Do leadership strikes against terror networks make them more resilient?

Since 9/11, targeting terror networks has become a national priority. However a decade of fighting such groups has taught us that they can easily regenerate new leaders once such individuals are caught or killed. Based on techniques from mathematical sociology, we measured a terror network’s vulnerability to leadership strikes. We then created an algorithm that allows us to pre-select certain individuals for targeting *before* a leadership strike to make the whole organization more vulnerable. We call this “shaping.” While our new approach is shown to increase the vulnerability of such organizations, traditional centrality measures normally used for targeting can actually decrease the vulnerability of the organization. This implies that traditional means of targeting – without first “shaping” the terror network – may actually make some of these groups more resilient to future leadership strikes.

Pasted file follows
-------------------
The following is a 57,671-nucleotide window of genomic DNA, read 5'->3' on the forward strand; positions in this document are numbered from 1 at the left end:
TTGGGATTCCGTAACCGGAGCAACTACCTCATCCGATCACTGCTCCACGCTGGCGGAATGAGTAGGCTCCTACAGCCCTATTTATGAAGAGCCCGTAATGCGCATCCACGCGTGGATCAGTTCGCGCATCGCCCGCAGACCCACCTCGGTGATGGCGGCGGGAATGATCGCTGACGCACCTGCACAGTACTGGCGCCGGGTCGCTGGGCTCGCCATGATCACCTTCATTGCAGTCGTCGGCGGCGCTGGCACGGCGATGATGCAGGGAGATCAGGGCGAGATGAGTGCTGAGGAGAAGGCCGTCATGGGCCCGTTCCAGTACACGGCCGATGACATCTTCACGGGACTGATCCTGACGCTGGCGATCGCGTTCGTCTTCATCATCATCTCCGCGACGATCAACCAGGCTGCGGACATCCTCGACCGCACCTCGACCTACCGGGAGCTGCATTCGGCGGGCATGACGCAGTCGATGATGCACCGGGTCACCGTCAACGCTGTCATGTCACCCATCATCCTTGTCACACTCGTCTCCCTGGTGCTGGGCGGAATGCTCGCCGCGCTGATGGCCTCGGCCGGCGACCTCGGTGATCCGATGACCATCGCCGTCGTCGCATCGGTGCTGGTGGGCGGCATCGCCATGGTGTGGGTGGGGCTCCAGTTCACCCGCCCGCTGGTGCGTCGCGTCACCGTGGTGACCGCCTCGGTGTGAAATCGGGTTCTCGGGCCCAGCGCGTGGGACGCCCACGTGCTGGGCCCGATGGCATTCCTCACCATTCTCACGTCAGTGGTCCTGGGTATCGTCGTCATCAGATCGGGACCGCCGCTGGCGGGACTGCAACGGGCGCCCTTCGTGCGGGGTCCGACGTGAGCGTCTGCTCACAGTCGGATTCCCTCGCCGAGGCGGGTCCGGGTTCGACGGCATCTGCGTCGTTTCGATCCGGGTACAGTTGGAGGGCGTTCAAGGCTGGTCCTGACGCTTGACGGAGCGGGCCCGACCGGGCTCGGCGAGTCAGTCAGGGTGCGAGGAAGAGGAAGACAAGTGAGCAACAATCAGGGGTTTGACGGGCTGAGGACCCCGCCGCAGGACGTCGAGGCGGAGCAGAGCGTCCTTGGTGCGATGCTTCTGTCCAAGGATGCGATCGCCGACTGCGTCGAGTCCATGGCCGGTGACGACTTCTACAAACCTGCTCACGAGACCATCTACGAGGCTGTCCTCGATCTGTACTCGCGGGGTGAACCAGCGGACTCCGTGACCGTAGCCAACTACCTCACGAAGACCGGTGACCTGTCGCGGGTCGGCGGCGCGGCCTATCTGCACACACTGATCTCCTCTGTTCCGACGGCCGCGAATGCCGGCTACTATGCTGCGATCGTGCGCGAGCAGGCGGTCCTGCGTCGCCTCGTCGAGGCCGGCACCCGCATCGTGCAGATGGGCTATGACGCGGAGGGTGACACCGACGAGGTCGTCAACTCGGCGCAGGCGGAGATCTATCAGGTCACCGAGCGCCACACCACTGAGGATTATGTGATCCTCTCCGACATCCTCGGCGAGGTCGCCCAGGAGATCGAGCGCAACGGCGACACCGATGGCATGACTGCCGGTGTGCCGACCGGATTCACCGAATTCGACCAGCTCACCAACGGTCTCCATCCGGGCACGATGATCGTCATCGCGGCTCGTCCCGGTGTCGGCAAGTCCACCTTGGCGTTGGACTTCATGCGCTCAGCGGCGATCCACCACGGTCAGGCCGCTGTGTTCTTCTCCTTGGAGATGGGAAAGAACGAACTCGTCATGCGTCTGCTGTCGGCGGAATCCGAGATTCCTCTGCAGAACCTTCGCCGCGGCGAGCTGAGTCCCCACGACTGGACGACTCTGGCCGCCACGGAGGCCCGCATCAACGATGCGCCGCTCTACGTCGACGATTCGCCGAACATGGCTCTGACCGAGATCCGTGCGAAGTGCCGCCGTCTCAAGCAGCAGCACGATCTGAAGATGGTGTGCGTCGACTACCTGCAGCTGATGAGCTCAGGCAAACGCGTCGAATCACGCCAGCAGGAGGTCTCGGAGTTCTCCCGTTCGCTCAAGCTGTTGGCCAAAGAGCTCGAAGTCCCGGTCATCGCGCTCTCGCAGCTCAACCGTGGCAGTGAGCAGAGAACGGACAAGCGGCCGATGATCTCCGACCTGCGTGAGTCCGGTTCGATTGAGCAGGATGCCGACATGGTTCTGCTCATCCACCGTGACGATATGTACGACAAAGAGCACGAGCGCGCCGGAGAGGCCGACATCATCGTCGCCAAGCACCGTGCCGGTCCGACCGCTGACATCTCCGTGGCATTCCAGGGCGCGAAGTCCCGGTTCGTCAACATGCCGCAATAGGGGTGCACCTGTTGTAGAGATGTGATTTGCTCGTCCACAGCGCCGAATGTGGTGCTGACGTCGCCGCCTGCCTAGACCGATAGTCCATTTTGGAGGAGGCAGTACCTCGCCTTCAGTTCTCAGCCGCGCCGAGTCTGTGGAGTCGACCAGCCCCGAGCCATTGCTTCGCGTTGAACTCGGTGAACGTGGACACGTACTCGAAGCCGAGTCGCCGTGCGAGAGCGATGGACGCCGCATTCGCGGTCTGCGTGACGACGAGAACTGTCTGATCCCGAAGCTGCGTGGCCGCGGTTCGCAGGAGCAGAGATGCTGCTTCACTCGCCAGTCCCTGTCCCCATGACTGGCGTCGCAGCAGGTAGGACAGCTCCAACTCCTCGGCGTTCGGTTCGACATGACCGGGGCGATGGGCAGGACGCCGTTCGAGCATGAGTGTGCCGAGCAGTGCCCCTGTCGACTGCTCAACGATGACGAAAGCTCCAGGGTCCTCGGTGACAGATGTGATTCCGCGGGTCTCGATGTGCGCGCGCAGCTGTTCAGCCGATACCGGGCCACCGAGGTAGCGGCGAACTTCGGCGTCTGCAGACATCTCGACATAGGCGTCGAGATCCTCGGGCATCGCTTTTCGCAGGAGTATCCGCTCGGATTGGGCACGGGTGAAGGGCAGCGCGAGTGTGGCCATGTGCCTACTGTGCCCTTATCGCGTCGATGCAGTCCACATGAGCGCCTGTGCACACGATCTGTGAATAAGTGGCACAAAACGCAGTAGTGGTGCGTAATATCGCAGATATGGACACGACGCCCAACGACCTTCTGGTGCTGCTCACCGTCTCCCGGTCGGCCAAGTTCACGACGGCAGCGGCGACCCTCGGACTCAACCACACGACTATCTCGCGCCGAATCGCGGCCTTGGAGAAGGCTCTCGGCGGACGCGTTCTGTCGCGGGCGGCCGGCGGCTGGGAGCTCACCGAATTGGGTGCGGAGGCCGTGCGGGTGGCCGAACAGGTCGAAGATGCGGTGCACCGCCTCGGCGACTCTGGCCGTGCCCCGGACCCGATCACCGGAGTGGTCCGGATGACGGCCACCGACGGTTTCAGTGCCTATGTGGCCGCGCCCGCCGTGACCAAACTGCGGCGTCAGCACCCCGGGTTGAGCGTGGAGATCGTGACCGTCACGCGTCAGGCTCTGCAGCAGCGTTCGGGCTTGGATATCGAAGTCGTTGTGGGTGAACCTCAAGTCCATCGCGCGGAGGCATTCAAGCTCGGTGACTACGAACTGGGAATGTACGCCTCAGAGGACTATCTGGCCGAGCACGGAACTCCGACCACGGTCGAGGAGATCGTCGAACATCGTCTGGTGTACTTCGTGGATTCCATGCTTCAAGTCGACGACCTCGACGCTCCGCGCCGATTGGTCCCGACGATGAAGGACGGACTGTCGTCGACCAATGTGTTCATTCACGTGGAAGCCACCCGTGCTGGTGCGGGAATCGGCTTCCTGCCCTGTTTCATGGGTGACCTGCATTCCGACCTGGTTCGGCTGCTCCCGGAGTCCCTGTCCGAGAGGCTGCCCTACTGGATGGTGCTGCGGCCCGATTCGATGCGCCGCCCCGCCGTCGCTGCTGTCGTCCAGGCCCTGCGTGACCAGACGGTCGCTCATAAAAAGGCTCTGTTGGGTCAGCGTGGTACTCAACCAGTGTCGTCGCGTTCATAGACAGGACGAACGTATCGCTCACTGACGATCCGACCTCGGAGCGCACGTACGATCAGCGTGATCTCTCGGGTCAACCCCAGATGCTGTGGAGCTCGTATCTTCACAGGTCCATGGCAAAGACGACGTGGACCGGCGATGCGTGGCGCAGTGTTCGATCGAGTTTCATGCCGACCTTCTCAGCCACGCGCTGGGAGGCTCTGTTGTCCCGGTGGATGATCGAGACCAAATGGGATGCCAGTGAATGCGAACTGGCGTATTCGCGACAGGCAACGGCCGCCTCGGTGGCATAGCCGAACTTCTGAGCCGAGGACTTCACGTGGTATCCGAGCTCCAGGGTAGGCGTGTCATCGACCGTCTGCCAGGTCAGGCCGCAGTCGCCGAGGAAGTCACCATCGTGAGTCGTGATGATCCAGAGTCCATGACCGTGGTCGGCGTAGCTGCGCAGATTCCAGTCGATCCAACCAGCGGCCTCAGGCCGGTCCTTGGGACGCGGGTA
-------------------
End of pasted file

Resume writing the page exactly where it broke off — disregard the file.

MAJ Callahan will be presenting our paper on this work at the 2012 Social Informatics conference in Washington D.C. on December 14th. This project was worked on by a team of NSC Researchers including MAJ Devon Callahan (EECS), MAJ Paulo Shakarian (EECS), Cadet Jeffrey Nielsen (MATH) and MAJ Anthony Johnson (MATH). It was funded under the Army Research Office.

For more information, contact MAJ Shakarian, Ph.D. at paulo.shakarian@usma.edu or 845-938-3642.

The opinions expressed in this post are those of the authors and do not necessarily reflect the opinions of the funders, the U.S. Military Academy, or the U.S. Army.

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